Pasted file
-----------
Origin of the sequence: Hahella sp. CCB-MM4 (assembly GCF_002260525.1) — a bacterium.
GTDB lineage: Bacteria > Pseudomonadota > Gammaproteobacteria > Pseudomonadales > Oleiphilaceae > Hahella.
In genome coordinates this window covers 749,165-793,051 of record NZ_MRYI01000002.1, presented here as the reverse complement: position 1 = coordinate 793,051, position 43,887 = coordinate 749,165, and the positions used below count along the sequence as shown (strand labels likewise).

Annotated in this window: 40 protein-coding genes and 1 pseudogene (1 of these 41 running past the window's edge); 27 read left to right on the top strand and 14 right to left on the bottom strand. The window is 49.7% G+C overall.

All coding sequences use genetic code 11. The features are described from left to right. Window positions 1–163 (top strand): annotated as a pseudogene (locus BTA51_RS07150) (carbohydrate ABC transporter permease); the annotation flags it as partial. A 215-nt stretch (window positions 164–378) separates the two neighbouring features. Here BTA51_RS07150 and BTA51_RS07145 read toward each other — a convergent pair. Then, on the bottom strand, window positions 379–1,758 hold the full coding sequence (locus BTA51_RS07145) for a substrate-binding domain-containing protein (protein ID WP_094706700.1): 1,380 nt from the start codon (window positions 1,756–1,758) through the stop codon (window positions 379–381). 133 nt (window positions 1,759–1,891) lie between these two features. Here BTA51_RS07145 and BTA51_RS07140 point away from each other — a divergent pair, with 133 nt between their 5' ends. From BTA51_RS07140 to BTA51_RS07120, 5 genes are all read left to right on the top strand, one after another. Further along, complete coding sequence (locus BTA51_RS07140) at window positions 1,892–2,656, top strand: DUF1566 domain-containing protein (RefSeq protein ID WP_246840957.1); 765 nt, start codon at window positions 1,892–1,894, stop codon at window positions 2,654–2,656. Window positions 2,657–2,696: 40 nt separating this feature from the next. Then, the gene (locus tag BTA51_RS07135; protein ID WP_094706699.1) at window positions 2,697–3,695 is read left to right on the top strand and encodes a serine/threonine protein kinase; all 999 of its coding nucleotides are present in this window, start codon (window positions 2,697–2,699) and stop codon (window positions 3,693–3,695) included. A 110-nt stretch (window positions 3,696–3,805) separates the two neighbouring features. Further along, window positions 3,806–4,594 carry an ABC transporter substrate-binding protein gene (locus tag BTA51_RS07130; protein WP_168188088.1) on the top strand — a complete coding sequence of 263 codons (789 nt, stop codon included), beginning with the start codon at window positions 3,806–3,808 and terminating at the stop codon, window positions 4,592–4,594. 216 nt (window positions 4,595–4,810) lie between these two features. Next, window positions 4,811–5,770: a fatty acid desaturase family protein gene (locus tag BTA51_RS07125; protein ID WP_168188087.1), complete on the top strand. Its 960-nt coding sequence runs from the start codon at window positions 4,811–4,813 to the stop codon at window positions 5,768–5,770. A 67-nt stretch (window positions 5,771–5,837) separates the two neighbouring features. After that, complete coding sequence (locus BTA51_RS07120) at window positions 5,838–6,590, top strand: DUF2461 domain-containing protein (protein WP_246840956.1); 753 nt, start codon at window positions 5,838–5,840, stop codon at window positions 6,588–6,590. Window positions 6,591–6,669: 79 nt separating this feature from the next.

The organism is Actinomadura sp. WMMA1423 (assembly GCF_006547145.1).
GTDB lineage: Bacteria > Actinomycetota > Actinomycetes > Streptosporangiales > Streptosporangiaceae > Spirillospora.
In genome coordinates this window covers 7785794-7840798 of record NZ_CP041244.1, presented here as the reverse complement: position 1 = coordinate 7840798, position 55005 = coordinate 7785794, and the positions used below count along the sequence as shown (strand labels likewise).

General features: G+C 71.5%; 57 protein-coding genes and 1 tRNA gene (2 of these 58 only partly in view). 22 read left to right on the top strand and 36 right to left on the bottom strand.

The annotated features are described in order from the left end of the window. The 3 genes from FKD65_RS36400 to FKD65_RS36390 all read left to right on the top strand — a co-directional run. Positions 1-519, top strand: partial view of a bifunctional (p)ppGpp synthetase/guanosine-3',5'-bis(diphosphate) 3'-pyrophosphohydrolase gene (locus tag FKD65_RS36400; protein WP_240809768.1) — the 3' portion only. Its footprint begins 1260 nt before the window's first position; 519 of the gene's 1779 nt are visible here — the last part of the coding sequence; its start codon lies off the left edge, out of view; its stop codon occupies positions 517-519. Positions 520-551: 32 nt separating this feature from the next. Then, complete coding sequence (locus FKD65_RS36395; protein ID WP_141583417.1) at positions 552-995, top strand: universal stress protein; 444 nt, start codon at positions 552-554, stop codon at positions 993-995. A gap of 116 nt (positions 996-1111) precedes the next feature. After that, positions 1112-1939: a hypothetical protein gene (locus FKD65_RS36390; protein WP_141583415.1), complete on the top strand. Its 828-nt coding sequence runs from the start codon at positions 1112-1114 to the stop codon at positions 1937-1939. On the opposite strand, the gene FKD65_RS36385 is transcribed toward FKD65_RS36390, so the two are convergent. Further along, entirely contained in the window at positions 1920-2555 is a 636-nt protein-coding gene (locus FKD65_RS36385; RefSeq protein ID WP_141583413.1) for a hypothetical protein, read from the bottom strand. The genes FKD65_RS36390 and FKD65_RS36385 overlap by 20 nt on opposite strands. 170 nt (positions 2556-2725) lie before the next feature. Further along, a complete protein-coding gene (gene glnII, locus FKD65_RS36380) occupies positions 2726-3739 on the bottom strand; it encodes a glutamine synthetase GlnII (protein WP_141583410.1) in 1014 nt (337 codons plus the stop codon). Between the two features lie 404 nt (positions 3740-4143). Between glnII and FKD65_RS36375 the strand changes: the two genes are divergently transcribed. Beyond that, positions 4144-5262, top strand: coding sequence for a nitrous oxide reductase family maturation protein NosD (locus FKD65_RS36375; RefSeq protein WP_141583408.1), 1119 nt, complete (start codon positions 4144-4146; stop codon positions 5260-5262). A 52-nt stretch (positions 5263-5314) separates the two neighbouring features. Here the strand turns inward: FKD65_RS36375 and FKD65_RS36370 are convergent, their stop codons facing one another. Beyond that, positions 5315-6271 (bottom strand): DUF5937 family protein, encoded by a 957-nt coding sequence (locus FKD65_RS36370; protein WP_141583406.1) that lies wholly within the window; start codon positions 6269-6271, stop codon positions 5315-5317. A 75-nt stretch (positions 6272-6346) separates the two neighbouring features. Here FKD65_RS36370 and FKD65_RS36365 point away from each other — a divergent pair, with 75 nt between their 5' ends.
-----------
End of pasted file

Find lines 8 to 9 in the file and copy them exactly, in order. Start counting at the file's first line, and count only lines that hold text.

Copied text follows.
In genome coordinates this window covers 7785794-7840798 of record NZ_CP041244.1, presented here as the reverse complement: position 1 = coordinate 7840798, position 55005 = coordinate 7785794, and the positions used below count along the sequence as shown (strand labels likewise).

General features: G+C 71.5%; 57 protein-coding genes and 1 tRNA gene (2 of these 58 only partly in view). 22 read left to right on the top strand and 36 right to left on the bottom strand.